Except for the factors which have already discussed, I think that project manager should to make a plan to motivate the employees and increase their belongings. Besides, the project board should pay attention to cultivating loyal managers and employees. And then to hire a professional supervisor to control the operation within the company. According to Beck et al. (2006), the supervisor can monitor the bank and then to improve the project performance. The views from Pasiouras (2007) support the importance of supervisor. It asserts that the power supervision has positive effects on technical efficiency and performance. In addition, the bank also can enhance their technical ability, this due to the fact that the technical ability is able to reduce operation cost for the bank. (Altunbas et al., 2001)

7.5 Implication:

7.5.1 Validity

The purpose of this study is to examine the relationship between organisation structure and success of the project. Even though this paper only adopts literature review and case study as the methods, but we also keep the critical attitudes to investigate from different perspectives. At the beginning, the paper gives the overall view of the organisation structure, and critically analyse the centralised organisation structure and decentralisation structure concepts of organisation structure. And then to explored the advantages and disadvantages of the four types of organisation structure. A large number of studies research about the organisation structure based on the book of Mintzberg, this paper also used some theories from that book. It could provide the exhaustive picture to the reader, and it is apparent that different organisation structures might bring the different results and functions to company. In order to make the research unique and special, it mainly focuses on the organisation structure of the banks in the United Kingdom, the Baring banks and Royal Bank of Scotland was used as case studies to explore the significance of organisation structure within the bank industry. It would make this research has a special direction, and give some useful information for future research. Furthermore, the before and after the great recession was picked as a particular time period. It is easily to explore the change of organisation structure and strategy during that time period. And also the other causes factors and its effect were analysed as well. Finally, analyse of each part was based on positive side and negative side. The further researcher is able to find some useful information to improve their study.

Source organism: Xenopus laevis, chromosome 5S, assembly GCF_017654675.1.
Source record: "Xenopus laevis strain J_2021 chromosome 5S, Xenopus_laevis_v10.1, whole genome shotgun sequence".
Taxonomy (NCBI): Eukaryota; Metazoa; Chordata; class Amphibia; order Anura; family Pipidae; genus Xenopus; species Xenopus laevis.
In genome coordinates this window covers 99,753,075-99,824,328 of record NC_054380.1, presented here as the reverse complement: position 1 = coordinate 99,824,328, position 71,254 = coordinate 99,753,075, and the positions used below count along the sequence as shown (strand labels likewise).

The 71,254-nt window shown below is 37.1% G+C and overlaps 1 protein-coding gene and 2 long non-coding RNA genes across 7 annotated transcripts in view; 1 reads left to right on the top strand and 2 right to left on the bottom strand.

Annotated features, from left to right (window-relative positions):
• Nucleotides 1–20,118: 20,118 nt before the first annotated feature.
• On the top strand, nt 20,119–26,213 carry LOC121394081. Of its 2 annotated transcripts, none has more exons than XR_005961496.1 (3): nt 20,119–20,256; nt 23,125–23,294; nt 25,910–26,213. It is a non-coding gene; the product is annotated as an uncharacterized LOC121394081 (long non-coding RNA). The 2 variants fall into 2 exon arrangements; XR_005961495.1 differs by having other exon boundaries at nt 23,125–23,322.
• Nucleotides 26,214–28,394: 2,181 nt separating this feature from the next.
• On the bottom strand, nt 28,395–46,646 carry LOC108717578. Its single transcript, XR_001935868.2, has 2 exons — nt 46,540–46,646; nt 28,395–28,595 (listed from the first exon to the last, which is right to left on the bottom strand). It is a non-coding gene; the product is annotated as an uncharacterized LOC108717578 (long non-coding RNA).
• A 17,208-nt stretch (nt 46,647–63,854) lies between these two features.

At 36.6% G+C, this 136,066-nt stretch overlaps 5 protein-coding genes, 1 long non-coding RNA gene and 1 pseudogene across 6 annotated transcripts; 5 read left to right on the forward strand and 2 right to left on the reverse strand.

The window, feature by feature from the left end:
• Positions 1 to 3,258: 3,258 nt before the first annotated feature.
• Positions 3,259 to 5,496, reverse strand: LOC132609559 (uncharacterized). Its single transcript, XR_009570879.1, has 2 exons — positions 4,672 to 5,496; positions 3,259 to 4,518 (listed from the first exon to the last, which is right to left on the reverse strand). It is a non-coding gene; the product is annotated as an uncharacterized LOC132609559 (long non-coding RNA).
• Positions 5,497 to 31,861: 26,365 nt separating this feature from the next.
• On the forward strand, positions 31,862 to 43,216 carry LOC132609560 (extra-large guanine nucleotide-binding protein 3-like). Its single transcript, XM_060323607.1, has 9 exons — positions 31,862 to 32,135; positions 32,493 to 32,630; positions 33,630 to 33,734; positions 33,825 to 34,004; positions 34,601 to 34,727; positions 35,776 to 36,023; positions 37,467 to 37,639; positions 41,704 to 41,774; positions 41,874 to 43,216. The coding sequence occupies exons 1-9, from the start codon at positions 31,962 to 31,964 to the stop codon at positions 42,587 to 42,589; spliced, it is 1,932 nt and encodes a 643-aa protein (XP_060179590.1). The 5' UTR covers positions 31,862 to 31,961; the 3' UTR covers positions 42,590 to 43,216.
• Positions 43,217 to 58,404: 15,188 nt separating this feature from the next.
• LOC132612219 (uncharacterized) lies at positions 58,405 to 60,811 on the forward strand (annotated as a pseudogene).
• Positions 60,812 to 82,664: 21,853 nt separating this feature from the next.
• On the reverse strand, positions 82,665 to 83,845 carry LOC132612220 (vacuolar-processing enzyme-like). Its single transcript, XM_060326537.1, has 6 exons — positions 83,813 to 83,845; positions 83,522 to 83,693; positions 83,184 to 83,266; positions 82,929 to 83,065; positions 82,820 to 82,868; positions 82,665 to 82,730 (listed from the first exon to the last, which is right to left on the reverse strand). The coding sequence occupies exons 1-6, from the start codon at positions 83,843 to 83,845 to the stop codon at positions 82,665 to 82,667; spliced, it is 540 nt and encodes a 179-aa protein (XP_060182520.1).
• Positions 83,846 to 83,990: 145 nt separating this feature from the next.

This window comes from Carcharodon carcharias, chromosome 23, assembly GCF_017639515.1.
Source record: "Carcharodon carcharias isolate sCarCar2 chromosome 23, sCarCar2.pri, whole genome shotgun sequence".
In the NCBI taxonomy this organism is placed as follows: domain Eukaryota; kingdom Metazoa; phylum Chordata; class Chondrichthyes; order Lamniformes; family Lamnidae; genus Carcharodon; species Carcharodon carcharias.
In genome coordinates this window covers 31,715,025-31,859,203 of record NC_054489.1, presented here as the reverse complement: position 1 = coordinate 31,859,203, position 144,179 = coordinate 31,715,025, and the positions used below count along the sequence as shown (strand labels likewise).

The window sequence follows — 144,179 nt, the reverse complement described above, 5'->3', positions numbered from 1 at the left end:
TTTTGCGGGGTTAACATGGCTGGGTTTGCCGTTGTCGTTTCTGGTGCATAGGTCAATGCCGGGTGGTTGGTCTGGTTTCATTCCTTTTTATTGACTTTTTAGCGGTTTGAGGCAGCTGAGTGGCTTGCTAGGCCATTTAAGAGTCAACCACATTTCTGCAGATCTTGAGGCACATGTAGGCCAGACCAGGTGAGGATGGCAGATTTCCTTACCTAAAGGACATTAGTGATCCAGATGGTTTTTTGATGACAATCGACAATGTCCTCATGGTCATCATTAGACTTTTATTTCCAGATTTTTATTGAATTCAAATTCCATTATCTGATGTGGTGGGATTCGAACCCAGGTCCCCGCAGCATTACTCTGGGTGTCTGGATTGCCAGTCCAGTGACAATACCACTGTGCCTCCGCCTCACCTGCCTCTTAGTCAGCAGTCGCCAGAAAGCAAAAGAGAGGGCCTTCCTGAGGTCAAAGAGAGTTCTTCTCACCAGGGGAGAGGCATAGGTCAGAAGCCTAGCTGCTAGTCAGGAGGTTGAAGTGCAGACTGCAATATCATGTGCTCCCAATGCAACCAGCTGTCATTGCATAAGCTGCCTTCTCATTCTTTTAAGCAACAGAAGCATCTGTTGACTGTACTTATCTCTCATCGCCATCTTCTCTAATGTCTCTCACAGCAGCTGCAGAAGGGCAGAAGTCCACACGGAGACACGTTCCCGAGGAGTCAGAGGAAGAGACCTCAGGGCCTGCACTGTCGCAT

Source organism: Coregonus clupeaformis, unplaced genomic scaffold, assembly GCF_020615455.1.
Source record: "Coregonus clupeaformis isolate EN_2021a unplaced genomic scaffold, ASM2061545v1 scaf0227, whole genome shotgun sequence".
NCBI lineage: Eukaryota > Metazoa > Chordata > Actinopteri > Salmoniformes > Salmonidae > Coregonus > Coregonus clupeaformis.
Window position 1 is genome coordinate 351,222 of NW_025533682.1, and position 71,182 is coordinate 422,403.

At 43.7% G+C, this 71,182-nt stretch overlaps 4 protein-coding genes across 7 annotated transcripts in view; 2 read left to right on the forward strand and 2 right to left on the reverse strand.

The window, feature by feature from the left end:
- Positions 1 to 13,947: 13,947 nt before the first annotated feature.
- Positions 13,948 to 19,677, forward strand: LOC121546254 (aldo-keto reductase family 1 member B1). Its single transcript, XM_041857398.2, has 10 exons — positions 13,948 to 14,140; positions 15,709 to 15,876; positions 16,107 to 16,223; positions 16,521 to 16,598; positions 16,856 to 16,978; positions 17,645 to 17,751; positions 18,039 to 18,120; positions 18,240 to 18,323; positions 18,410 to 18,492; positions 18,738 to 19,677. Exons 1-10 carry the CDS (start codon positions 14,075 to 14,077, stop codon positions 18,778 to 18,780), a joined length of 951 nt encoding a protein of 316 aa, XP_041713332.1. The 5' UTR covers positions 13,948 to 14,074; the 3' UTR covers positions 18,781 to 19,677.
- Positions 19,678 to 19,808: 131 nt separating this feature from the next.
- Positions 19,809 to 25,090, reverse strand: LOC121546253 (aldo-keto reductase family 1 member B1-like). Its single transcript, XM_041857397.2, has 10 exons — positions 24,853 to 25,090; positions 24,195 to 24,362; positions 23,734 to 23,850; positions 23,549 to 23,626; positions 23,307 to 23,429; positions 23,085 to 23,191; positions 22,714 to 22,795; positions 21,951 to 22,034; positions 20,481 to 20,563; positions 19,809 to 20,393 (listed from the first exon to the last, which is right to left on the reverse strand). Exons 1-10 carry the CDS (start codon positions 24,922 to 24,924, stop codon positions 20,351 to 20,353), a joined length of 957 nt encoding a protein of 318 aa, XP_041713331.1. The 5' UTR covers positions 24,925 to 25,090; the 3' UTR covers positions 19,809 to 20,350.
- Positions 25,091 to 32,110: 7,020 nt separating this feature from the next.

7.5.2 Potential transferability: